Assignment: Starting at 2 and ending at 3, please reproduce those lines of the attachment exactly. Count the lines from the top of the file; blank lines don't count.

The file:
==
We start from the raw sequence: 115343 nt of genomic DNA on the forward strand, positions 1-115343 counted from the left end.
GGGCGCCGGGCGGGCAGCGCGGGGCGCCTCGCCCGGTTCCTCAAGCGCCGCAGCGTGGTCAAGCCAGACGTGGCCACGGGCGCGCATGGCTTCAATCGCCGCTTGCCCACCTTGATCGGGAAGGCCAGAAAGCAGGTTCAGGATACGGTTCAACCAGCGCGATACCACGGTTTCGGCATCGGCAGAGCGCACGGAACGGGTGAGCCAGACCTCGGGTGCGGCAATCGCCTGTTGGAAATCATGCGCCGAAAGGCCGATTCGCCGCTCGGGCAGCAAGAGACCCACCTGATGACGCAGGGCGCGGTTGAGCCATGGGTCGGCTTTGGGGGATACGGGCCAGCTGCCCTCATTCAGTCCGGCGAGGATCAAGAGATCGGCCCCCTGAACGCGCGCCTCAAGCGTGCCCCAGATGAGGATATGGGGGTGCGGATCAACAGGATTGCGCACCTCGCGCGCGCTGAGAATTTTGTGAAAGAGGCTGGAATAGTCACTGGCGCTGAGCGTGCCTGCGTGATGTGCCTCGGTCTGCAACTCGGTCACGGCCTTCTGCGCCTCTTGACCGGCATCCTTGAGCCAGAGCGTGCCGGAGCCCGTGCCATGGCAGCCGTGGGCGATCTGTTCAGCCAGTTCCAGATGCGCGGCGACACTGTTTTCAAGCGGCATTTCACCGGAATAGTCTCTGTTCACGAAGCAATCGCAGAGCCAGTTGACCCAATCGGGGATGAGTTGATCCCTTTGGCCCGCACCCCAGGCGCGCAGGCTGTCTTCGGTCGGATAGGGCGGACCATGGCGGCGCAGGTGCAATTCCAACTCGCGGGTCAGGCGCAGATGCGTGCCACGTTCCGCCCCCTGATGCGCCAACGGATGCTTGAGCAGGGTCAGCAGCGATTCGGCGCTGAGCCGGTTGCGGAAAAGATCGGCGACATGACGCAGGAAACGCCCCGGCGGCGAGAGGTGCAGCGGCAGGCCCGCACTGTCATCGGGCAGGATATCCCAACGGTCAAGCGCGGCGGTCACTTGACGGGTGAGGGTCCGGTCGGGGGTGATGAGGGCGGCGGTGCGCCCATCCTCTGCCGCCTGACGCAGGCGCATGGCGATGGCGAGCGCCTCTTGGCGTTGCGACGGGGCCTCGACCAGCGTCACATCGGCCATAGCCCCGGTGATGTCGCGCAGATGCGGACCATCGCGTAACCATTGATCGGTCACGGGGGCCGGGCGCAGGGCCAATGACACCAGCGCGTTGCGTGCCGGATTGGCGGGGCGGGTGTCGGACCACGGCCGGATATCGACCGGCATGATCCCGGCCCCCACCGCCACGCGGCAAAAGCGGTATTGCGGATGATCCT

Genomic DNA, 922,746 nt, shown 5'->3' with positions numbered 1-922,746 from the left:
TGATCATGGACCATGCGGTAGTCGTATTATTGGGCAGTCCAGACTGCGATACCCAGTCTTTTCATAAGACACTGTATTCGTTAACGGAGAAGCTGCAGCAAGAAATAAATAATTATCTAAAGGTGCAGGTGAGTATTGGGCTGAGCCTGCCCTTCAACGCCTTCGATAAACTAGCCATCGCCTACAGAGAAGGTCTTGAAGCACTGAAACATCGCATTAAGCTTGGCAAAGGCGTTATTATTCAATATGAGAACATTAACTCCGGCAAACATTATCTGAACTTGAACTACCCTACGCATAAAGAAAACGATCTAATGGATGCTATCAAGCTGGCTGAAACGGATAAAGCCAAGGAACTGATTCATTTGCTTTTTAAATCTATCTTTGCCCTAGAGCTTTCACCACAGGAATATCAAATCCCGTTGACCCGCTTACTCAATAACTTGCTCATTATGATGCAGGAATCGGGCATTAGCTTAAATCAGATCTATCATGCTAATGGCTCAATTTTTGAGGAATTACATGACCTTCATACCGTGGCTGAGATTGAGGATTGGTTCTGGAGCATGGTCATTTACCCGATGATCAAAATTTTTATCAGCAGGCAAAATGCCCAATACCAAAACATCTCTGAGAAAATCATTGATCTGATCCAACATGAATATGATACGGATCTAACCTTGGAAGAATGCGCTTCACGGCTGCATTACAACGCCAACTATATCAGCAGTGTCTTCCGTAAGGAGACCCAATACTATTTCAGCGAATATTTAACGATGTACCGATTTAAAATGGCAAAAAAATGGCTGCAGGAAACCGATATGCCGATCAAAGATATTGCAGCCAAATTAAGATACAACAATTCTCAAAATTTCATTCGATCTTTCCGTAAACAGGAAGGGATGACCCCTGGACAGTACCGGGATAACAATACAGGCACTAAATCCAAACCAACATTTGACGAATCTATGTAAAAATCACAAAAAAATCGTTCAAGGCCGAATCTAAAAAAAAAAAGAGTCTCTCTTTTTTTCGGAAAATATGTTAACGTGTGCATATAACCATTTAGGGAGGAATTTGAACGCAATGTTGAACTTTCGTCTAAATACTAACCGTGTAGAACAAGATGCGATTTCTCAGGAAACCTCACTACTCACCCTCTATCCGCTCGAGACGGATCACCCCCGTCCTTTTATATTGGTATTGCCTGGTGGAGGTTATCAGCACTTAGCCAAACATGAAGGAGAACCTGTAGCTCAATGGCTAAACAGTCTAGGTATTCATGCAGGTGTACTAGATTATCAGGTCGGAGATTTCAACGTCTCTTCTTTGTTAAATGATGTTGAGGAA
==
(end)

GGGCGCCGGGCGGGCAGCGCGGGGCGCCTCGCCCGGTTCCTCAAGCGCCGCAGCGTGGTCAAGCCAGACGTGGCCACGGGCGCGCATGGCTTCAATCGCCGCTTGCCCACCTTGATCGGGAAGGCCAGAAAGCAGGTTCAGGATACGGTTCAACCAGCGCGATACCACGGTTTCGGCATCGGCAGAGCGCACGGAACGGGTGAGCCAGACCTCGGGTGCGGCAATCGCCTGTTGGAAATCATGCGCCGAAAGGCCGATTCGCCGCTCGGGCAGCAAGAGACCCACCTGATGACGCAGGGCGCGGTTGAGCCATGGGTCGGCTTTGGGGGATACGGGCCAGCTGCCCTCATTCAGTCCGGCGAGGATCAAGAGATCGGCCCCCTGAACGCGCGCCTCAAGCGTGCCCCAGATGAGGATATGGGGGTGCGGATCAACAGGATTGCGCACCTCGCGCGCGCTGAGAATTTTGTGAAAGAGGCTGGAATAGTCACTGGCGCTGAGCGTGCCTGCGTGATGTGCCTCGGTCTGCAACTCGGTCACGGCCTTCTGCGCCTCTTGACCGGCATCCTTGAGCCAGAGCGTGCCGGAGCCCGTGCCATGGCAGCCGTGGGCGATCTGTTCAGCCAGTTCCAGATGCGCGGCGACACTGTTTTCAAGCGGCATTTCACCGGAATAGTCTCTGTTCACGAAGCAATCGCAGAGCCAGTTGACCCAATCGGGGATGAGTTGATCCCTTTGGCCCGCACCCCAGGCGCGCAGGCTGTCTTCGGTCGGATAGGGCGGACCATGGCGGCGCAGGTGCAATTCCAACTCGCGGGTCAGGCGCAGATGCGTGCCACGTTCCGCCCCCTGATGCGCCAACGGATGCTTGAGCAGGGTCAGCAGCGATTCGGCGCTGAGCCGGTTGCGGAAAAGATCGGCGACATGACGCAGGAAACGCCCCGGCGGCGAGAGGTGCAGCGGCAGGCCCGCACTGTCATCGGGCAGGATATCCCAACGGTCAAGCGCGGCGGTCACTTGACGGGTGAGGGTCCGGTCGGGGGTGATGAGGGCGGCGGTGCGCCCATCCTCTGCCGCCTGACGCAGGCGCATGGCGATGGCGAGCGCCTCTTGGCGTTGCGACGGGGCCTCGACCAGCGTCACATCGGCCATAGCCCCGGTGATGTCGCGCAGATGCGGACCATCGCGTAACCATTGATCGGTCACGGGGGCCGGGCGCAGGGCCAATGACACCAGCGCGTTGCGTGCCGGATTGGCGGGGCGGGTGTCGGACCACGGCCGGATATCGACCGGCATGATCCCGGCCCCCACCGCCACGCGGCAAAAGCGGTATTGCGGATGATCCT

Genomic DNA, 922,746 nt, shown 5'->3' with positions numbered 1-922,746 from the left: